There is a movement currently taking place.
It isn’t rooted in politics.
It isn’t rooted in social change.
No, this movement is rooted in economics.
A recent study conducted by Intuit predicts that 7.6 million American workers will be independent contractors by 2020. Now, “independent contractor” isn’t a new term, nor is it a new concept. What is new, at least to the proliferation of a gig economy environment, is the growing implementation of digitization and a workforce, primarily driven by Millennials, that has evolving viewpoints on employment.
Rideshare companies like Uber and Lyft brought the idea of an on-demand workforce into the mainstream, but employment without a perceived long-term commitment goes beyond transportation. Many industries, fueled by the convenience of user-friendly apps, have embraced independent contractors. Hospitality (Airbnb), food delivery services (Postmates), and IT (HelloTech) are just a few of the consumer sectors being directly impacted by the flourishing gig economy. However, with such substantial progression (CNBC has reported that independent contractors have grown 27 percent more than payroll employees over the last 20 years), there is also a progressing concern.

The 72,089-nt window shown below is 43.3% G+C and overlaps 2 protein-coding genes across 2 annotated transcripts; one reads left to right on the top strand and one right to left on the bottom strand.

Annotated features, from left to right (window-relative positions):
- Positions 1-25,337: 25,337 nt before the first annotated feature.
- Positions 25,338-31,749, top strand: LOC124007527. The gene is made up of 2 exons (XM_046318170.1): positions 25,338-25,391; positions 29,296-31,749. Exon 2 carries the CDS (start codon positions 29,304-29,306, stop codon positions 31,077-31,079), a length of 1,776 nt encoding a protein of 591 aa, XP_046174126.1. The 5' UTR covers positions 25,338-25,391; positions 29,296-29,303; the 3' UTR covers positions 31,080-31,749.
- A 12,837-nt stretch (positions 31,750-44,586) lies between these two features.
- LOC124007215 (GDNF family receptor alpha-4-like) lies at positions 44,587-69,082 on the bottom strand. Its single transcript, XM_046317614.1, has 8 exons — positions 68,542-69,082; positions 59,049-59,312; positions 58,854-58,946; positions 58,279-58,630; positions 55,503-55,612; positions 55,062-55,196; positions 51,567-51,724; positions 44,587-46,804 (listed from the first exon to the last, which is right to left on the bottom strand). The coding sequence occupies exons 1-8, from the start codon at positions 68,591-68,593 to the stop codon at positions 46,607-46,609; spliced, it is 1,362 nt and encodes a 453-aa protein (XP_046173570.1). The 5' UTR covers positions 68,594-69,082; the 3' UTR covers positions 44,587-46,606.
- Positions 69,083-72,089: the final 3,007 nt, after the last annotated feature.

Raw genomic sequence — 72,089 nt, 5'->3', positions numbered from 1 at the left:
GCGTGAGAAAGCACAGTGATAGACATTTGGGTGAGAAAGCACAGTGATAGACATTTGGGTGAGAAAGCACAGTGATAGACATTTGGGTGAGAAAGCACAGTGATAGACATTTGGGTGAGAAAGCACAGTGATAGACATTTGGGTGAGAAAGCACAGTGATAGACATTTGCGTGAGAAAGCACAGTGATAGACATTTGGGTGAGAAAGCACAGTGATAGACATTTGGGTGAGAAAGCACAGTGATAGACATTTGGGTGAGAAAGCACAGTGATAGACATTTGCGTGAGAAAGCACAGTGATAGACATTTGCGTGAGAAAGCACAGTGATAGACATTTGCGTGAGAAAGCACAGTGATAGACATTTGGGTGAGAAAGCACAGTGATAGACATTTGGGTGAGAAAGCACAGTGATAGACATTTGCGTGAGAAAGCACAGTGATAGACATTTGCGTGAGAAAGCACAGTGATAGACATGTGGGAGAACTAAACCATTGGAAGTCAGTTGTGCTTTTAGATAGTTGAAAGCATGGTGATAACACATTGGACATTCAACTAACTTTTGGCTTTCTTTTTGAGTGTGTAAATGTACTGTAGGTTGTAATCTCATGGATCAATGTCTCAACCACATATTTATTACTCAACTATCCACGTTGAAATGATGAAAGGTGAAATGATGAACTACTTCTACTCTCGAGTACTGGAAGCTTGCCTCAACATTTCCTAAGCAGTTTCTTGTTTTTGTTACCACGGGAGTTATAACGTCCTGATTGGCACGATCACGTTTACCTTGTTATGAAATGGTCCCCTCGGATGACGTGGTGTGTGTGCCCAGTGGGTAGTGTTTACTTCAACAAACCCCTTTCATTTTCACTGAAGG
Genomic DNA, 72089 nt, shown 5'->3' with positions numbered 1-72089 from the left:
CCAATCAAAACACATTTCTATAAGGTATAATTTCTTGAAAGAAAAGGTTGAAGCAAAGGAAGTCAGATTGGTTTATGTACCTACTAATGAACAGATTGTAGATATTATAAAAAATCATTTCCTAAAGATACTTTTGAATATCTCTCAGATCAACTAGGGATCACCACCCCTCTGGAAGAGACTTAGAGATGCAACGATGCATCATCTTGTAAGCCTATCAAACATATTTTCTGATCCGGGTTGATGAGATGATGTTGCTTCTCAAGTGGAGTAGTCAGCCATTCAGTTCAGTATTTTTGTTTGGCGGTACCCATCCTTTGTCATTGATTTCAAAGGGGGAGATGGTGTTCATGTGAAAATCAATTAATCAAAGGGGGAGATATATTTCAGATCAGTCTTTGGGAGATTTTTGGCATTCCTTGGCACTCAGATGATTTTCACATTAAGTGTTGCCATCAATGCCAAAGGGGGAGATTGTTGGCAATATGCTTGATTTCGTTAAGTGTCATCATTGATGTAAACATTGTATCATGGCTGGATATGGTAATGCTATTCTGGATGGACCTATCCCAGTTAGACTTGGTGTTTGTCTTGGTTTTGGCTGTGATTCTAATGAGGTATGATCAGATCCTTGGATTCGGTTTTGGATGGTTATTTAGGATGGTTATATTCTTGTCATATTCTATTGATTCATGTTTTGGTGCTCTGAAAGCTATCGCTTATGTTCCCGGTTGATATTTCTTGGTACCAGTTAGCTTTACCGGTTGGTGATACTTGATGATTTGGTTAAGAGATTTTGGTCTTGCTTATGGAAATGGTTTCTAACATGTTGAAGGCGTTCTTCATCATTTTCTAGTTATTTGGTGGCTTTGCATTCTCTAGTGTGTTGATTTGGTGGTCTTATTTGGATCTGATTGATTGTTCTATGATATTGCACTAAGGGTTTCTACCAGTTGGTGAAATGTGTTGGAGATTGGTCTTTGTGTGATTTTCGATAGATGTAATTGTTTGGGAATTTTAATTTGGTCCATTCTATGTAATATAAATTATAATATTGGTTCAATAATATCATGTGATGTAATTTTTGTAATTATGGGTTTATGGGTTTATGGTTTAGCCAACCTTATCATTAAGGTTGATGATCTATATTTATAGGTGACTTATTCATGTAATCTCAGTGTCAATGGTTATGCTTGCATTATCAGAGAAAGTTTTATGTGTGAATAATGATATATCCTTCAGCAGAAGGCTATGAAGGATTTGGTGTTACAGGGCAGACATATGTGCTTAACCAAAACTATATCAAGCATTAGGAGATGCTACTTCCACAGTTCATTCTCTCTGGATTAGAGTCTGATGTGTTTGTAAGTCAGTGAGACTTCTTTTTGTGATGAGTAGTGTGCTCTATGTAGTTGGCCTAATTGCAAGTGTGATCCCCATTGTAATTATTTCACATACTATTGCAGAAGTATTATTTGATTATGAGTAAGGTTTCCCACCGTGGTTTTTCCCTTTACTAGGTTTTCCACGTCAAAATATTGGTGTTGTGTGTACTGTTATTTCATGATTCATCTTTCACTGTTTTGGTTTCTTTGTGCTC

Just who are these part-time gig takers?
Much attention has been brought to who is seated behind the wheel of rideshare companies, thanks in large part to a number of criminal complaints brought against drivers across the country. Uber, for example, does screen their pedal-pushing workforce, but screening is not a widespread practice utilized by companies reliant on the gig economy. This is especially alarming when you consider that many of these independent contractors are exposed to customers’ personal information, and in some cases, are invited into the homes and offices of end-users looking for cheaper alternatives to otherwise traditional consumer services.
Although technically not identified as employees, these part-time contractors represent the companies that they’re gigging for, and often times, are the only “face” of the company that the customer ever sees. If these independent contractors have a criminal history, or in the case of ridesharing, have drug or alcohol-related incidents on their records that could directly affect the safety and well-being of their passengers, the companies who employ them are doing themselves (and their customers) no favors in looking the other way or by not looking at all.
Comprehensive background checks performed on independent contractors can help keep the burgeoning gig economy safe for consumers, decrease the liability of the companies reliant on the on-demand workforce, and ensure that the movement itself is more of a long-term economic trend as opposed to a short-term flash in the pan.